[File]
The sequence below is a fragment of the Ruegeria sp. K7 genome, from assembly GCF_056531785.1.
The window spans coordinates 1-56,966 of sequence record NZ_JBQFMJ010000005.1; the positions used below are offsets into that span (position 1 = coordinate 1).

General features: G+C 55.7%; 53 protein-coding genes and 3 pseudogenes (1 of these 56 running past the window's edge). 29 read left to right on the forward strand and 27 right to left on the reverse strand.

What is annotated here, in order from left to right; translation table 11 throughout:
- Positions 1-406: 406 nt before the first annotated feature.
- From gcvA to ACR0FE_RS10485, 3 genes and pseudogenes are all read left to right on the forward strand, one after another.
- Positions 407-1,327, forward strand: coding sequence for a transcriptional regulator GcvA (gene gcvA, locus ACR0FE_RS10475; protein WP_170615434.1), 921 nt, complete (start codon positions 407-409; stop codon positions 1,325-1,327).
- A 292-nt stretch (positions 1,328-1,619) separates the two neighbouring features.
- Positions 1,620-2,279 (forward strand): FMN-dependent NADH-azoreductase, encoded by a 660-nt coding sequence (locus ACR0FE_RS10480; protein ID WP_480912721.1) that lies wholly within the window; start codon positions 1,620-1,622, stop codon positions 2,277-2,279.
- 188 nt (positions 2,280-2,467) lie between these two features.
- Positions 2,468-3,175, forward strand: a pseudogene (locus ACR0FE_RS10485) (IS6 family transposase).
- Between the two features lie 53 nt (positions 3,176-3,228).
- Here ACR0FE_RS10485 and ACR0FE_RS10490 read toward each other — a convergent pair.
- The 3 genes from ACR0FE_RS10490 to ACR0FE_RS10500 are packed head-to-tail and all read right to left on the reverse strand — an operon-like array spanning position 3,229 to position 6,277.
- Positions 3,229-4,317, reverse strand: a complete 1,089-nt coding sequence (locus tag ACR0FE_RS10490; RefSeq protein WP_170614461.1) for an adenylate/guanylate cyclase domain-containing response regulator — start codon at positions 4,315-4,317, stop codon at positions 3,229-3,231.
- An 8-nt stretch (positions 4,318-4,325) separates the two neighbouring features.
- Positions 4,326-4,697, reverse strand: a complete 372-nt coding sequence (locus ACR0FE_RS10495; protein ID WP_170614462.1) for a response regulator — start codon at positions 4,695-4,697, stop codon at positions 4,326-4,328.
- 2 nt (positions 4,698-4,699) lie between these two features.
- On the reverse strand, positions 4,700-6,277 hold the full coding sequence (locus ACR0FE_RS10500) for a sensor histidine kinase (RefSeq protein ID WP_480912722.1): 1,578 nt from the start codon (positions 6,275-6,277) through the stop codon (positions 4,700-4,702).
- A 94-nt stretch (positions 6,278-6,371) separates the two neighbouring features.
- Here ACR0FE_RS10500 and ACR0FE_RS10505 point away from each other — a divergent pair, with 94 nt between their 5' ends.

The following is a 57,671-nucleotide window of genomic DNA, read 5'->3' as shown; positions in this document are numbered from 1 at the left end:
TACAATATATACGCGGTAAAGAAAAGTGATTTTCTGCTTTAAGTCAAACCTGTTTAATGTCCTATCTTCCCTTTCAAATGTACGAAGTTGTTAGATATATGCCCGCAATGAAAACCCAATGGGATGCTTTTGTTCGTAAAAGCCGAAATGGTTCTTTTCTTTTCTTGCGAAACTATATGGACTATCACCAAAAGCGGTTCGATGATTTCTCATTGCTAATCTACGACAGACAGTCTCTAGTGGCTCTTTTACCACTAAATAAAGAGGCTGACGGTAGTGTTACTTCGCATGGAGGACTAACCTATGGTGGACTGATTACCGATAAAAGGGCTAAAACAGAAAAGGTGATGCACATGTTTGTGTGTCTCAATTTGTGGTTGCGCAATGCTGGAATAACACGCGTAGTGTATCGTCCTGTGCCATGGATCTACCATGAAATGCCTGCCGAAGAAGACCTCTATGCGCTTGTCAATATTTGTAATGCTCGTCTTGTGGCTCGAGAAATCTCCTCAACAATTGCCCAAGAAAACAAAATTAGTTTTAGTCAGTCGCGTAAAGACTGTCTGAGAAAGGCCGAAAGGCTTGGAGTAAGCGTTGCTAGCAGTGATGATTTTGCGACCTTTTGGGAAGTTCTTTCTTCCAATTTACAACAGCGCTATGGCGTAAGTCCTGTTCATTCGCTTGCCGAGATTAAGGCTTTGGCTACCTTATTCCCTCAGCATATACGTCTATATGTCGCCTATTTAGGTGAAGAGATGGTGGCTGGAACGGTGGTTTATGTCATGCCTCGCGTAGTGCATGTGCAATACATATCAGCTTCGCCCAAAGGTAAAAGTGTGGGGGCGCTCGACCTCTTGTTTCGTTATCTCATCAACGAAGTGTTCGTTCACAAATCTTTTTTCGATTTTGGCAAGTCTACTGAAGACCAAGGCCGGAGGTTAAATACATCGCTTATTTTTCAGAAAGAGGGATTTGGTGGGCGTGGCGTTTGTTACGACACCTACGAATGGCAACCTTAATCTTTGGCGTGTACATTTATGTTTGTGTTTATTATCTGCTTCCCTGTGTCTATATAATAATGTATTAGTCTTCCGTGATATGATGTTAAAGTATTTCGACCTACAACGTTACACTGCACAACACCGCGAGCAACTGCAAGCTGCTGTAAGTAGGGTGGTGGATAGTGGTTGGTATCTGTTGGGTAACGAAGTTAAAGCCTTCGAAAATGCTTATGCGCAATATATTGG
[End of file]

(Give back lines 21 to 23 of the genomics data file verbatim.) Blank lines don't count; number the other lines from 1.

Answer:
- Here ACR0FE_RS10500 and ACR0FE_RS10505 point away from each other — a divergent pair, with 94 nt between their 5' ends.

The following is a 57,671-nucleotide window of genomic DNA, read 5'->3' as shown; positions in this document are numbered from 1 at the left end:
TACAATATATACGCGGTAAAGAAAAGTGATTTTCTGCTTTAAGTCAAACCTGTTTAATGTCCTATCTTCCCTTTCAAATGTACGAAGTTGTTAGATATATGCCCGCAATGAAAACCCAATGGGATGCTTTTGTTCGTAAAAGCCGAAATGGTTCTTTTCTTTTCTTGCGAAACTATATGGACTATCACCAAAAGCGGTTCGATGATTTCTCATTGCTAATCTACGACAGACAGTCTCTAGTGGCTCTTTTACCACTAAATAAAGAGGCTGACGGTAGTGTTACTTCGCATGGAGGACTAACCTATGGTGGACTGATTACCGATAAAAGGGCTAAAACAGAAAAGGTGATGCACATGTTTGTGTGTCTCAATTTGTGGTTGCGCAATGCTGGAATAACACGCGTAGTGTATCGTCCTGTGCCATGGATCTACCATGAAATGCCTGCCGAAGAAGACCTCTATGCGCTTGTCAATATTTGTAATGCTCGTCTTGTGGCTCGAGAAATCTCCTCAACAATTGCCCAAGAAAACAAAATTAGTTTTAGTCAGTCGCGTAAAGACTGTCTGAGAAAGGCCGAAAGGCTTGGAGTAAGCGTTGCTAGCAGTGATGATTTTGCGACCTTTTGGGAAGTTCTTTCTTCCAATTTACAACAGCGCTATGGCGTAAGTCCTGTTCATTCGCTTGCCGAGATTAAGGCTTTGGCTACCTTATTCCCTCAGCATATACGTCTATATGTCGCCTATTTAGGTGAAGAGATGGTGGCTGGAACGGTGGTTTATGTCATGCCTCGCGTAGTGCATGTGCAATACATATCAGCTTCGCCCAAAGGTAAAAGTGTGGGGGCGCTCGACCTCTTGTTTCGTTATCTCATCAACGAAGTGTTCGTTCACAAATCTTTTTTCGATTTTGGCAAGTCTACTGAAGACCAAGGCCGGAGGTTAAATACATCGCTTATTTTTCAGAAAGAGGGATTTGGTGGGCGTGGCGTTTGTTACGACACCTACGAATGGCAACCTTAATCTTTGGCGTGTACATTTATGTTTGTGTTTATTATCTGCTTCCCTGTGTCTATATAATAATGTATTAGTCTTCCGTGATATGATGTTAAAGTATTTCGACCTACAACGTTACACTGCACAACACCGCGAGCAACTGCAAGCTGCTGTAAGTAGGGTGGTGGATAGTGGTTGGTATCTGTTGGGTAACGAAGTTAAAGCCTTCGAAAATGCTTATGCGCAATATATTGG